Graphing Data
Key Questions

Answer:
Se explanantion
Explanation:
Consider the equation
#y=mx+c# You can give any value you chose to
#x# and the value of#y# depends on what value you give to#x# So
#y# is the dependant variable and#x# is the independent variable.What you looking for is this: if the independent variable only maps to one value in the dependant variable then the equation/graph is that of a function.

Well, this is a difficult one! I am not sure this is going to help, but I try anyway.
When I have to analyze a phenomenon (I am a physicist...!) I collect data that characterize the phenomenon (for example, I measure the height of a kid each week) and then I plot them.
The result is a graph with points on it that hopefully shows a "tendency".
This can be a linear tendency, for example, so that I can use a line to represent them (the line that "best fit" all the data points).
Next I evaluate the equation of the line in the general form:#y=ax+b# Now, even if I do not know what happens for a certain value of the variable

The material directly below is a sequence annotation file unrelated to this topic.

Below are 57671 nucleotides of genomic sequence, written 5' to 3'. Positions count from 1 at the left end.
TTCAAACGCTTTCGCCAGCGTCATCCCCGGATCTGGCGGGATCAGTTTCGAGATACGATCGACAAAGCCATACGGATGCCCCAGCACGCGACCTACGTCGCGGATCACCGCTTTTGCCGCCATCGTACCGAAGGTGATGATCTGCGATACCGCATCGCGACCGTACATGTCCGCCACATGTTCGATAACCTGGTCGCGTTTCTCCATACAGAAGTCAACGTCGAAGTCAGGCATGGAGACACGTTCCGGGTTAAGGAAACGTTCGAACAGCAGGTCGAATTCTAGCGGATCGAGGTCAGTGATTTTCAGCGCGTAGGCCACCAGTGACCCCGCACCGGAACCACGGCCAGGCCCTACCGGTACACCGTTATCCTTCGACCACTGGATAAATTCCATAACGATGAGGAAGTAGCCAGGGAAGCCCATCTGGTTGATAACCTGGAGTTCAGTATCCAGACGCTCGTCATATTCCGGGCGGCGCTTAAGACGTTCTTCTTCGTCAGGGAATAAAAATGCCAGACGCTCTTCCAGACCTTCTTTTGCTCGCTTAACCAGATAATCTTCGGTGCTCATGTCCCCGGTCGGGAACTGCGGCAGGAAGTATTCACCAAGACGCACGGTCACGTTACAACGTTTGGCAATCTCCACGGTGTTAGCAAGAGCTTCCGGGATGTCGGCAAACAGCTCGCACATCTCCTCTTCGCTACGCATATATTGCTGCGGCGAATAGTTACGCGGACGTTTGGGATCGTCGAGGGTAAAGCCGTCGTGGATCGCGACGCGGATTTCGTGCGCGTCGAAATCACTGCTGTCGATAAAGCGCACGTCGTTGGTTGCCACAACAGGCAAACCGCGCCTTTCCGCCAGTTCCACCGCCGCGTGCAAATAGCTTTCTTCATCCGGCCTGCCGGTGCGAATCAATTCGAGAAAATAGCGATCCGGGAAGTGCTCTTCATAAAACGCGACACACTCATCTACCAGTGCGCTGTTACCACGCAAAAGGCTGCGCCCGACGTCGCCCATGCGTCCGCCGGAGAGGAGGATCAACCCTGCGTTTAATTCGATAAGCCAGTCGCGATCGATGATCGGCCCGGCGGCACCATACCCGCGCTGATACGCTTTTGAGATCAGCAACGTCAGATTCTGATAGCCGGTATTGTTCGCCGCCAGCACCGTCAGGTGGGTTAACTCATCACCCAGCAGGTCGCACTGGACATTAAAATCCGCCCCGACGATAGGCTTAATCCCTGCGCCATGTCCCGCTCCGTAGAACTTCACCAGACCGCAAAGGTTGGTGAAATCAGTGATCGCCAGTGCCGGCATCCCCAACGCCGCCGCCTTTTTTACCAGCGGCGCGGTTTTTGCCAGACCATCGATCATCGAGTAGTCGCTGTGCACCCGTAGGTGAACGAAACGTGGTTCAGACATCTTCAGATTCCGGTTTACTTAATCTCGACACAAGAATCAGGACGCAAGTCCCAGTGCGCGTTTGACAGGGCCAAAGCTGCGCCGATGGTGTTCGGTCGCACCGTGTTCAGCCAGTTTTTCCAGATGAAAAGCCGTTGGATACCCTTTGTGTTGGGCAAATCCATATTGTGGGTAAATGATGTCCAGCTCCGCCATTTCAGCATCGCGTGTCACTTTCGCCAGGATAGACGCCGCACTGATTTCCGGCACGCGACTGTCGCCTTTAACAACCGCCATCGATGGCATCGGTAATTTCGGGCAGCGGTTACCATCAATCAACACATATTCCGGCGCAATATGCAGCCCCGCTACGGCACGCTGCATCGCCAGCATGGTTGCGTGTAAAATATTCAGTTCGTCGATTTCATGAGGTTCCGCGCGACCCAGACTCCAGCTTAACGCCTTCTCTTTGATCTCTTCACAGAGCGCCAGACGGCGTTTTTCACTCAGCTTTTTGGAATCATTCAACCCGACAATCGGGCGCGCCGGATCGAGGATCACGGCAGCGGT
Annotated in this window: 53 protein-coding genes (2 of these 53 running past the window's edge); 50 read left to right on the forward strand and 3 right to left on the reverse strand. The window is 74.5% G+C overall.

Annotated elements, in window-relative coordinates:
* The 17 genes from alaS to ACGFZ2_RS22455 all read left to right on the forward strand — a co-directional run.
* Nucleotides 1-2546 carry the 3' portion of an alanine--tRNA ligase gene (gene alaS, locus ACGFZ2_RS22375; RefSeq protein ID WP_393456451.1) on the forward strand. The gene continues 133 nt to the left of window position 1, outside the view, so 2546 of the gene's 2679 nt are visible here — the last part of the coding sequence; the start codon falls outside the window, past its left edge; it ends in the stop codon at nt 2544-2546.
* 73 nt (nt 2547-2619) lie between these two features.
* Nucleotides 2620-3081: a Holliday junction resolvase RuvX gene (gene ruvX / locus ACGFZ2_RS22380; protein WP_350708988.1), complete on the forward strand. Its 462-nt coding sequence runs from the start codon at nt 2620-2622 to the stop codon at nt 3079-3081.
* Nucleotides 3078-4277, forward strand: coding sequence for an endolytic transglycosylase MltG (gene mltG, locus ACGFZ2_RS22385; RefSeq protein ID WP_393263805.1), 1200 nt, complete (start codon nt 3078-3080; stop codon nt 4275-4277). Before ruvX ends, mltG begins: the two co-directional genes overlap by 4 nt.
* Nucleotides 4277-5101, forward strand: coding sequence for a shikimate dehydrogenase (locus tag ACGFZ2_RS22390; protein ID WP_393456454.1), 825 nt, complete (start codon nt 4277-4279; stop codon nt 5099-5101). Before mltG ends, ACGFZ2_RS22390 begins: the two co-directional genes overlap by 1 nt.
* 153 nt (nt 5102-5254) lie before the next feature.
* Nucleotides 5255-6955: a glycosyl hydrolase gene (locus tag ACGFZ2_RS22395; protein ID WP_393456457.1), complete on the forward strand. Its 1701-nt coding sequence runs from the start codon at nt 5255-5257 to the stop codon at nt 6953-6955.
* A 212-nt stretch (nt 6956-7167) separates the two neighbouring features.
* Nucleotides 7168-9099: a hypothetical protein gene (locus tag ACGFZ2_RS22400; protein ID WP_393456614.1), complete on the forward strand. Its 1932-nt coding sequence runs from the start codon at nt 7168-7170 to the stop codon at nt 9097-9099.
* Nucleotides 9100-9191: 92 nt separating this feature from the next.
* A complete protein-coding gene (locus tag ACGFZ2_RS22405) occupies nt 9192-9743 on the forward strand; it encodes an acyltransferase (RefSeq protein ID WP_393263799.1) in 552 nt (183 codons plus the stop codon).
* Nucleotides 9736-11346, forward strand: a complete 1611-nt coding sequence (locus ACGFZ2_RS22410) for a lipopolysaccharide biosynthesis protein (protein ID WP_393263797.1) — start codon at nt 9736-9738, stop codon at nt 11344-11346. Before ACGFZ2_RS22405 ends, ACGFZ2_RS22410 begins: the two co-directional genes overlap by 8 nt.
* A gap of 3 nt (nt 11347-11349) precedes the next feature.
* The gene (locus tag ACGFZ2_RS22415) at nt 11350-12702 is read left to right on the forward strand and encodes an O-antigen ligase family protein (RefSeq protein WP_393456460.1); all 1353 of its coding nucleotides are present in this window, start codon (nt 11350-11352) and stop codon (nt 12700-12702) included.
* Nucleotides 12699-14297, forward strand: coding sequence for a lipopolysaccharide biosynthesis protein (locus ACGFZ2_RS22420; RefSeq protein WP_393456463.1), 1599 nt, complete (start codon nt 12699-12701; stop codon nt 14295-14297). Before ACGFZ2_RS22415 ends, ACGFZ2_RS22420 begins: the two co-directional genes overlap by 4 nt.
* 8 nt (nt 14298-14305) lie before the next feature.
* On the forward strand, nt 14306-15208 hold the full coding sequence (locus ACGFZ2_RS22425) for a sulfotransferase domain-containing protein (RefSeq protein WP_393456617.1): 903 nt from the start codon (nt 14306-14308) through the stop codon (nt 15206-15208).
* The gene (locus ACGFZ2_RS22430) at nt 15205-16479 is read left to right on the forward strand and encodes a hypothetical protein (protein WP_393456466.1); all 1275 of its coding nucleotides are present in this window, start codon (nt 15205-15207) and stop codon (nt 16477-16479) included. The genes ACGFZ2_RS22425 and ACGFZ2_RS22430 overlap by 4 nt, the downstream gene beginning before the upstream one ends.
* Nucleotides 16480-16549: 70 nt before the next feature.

#x# (because I didn't measure it directly) I can put it in the equation of the line and get the corresponding value for#y# .In the example of the height of a kid, I can measure it along, say, a period of 5 weeks, get my graph and evaluate the linear equation as:
#height=2*time+40# in cm for the eight and week for the time (2 will have units of cm/week and 40 of cm).
If I want the height of the kid in the 7th week I put time=7 and find the projected height.
Remember:
You can have different curves that fit your data (parabolas. hyperbolae, sinusoidals...);
The fit depends upon the "goodness" of you experiment in the first place. If you try to correlate the height of a kid to the number of red cars you observe ...it won't probably work very well!
(hope it helps!)

To visualize it (and eventually, for example, to find out patterns in the data that otherwise would be hard to find).